While Qualcomm designs its Snapdragon chips, they are actually made by a company that has the facilities to manufacture the components. The Snapdragon 855 and Snapdragon 855+ Mobile Platforms are both produced by the Taiwan Semiconductor Manufacturing Company (TSMC) using its 7nm process, and Qualcomm was expected to switch back to Samsung to build the new Snapdragon 865 Mobile Platform using the 7nm process. But this might not be the case. According to Business Korea (via WCCFtech), Qualcomm decided to give the business to TSMC. This has not been confirmed, but the reason why this might be the case does seem to make sense.
the Snapdragon 865 Mobile Platform will be found under the hood of next year's Galaxy S11 in all regions except for Europe. Galaxy S11 units sold in that continent will sport the new Exynos 990 chipset. The report added that Samsung executives believe that the Snapdragon 865 outperforms the Exynos 990 SoC. We can point out that the Snapdragon 865 will include ARM's latest and greatest CPU core, the Cortex-A77; the Exynos 990 features the Cortex-A76.Unlike TSMC, which is the world's largest independent foundry, Samsung designs its owns chips and manufactures them itself. The report suggests that Qualcomm is concerned that Samsung might use its chip designs to improve its Exynos chipsets. Speaking of Samsung's own SoCs, there is some unusual stuff going on behind the scenes. Typically, the Galaxy S line is powered by Samsung's latest Exynos chipsets in most regions of the world except for the U.S., China, and Japan; in those markets, the Galaxy S line is traditionally powered by the latest Snapdragon Mobile Platform. But a media report out of Samsung's home country of South Korea says that
Samsung stopped production of its custom Mongoose CPU cores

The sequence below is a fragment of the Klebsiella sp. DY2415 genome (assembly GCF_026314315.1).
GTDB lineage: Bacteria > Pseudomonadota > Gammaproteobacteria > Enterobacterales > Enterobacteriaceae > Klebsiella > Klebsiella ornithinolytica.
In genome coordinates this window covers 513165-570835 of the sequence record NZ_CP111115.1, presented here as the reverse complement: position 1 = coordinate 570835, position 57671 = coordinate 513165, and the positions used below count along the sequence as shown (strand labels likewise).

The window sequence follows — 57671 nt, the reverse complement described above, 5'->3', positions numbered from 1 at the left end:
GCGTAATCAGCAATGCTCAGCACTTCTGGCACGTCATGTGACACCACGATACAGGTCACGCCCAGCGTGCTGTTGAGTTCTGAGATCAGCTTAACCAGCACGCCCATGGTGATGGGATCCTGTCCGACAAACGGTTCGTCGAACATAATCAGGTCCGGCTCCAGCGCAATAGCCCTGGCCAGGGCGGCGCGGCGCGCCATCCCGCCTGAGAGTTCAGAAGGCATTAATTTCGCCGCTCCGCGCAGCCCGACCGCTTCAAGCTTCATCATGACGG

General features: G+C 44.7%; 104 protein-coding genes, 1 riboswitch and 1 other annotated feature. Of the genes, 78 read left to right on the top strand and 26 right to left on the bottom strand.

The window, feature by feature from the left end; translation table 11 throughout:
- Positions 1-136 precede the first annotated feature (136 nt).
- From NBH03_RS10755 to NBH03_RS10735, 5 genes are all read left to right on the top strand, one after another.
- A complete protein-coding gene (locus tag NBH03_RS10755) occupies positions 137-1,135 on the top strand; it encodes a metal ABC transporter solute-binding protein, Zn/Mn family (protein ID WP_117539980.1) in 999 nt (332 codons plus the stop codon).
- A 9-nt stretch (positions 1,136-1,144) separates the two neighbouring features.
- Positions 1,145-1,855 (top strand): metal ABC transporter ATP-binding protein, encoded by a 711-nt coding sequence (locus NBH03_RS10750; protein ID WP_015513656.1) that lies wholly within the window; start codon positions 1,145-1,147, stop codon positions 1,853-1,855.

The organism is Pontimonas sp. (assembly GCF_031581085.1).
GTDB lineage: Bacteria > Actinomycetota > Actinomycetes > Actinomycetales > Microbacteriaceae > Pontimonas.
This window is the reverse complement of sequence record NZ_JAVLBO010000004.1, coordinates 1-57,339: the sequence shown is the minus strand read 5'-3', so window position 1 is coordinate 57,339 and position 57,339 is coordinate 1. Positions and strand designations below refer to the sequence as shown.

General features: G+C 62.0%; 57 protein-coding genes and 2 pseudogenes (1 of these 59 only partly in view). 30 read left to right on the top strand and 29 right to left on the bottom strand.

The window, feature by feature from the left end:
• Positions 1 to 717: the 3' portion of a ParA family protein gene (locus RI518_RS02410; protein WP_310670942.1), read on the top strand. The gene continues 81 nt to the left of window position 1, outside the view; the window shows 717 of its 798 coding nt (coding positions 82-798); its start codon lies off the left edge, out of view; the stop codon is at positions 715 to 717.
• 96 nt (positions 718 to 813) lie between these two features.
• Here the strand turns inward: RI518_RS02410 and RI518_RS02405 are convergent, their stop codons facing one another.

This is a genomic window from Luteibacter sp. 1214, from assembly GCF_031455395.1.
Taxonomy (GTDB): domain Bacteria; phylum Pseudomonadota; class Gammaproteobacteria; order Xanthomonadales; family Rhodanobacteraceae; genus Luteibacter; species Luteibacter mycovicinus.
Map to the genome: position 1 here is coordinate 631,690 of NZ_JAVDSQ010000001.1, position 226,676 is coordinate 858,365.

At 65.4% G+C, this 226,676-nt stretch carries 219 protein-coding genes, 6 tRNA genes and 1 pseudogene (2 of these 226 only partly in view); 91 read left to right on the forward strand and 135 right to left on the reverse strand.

While Qualcomm might have decided to keep production of its new flagship chip in the hands of TSMC, it appears that the Snapdragon 765 and Snapdragon 765G will still be manufactured by Samsung. Both TSMC and Samsung have had their moments in the industry. TSMC was the first to produce 7nm chips and Samsung was the first to use EUV. The former, which refers to process size, is a way of measuring how many transistors can fit inside a chip; the lower the process number, the higher the number of transistors packed inside the integrated circuit. And the higher the number of transistors inside a chip, the more powerful and energy-efficient it is. Consider that Huawei's Kirin 990 5G chip packs over 10.3 billion transistors inside one little chipset. EUV stands for extreme ultraviolet lithography, a more precise way to mark up a chip for transistor placement. Using this technology allows more transistors to be placed inside a chip and we've already explained the benefits of that.
TSMC and Samsung are expected to move to the 5nm node next year, but not in time for the Snapdragon 865. TSMC, which manufactures Apple and Huawei's APs, should be offering 5nm production by the time Apple's A14 Bionic starts rolling off of the assembly lines which could help the iPhone maintain its performance edge over Android phones when the 2020 iPhones are released next fall.
Last month, Samsung stopped designing and producing its own custom Mongoose CPU cores and instead, plans to focus on graphics processing units (GPU) and Neural Processing Units (NPU) for AI functionality. Right now, Samsung relies on ARM's Mali GPU. We could be a year or more away before the company starts producing its own GPU chips.
Right now, TSMC owns a commanding 52.7% of the global foundry market, up 4.6 percentage points since the beginning of the year. Over the same period of time, Samsung's share has dropped 1.3 percentage points to 17.8%.
If Qualcomm has decided to continue using TSMC's foundry for the Snapdragon 865 Mobile Platform, we would imagine that some word of this would be released through official channels. Unless that happens, we'd be surprised if Samsung doesn't make the Snapdragon 865 Mobile Platform.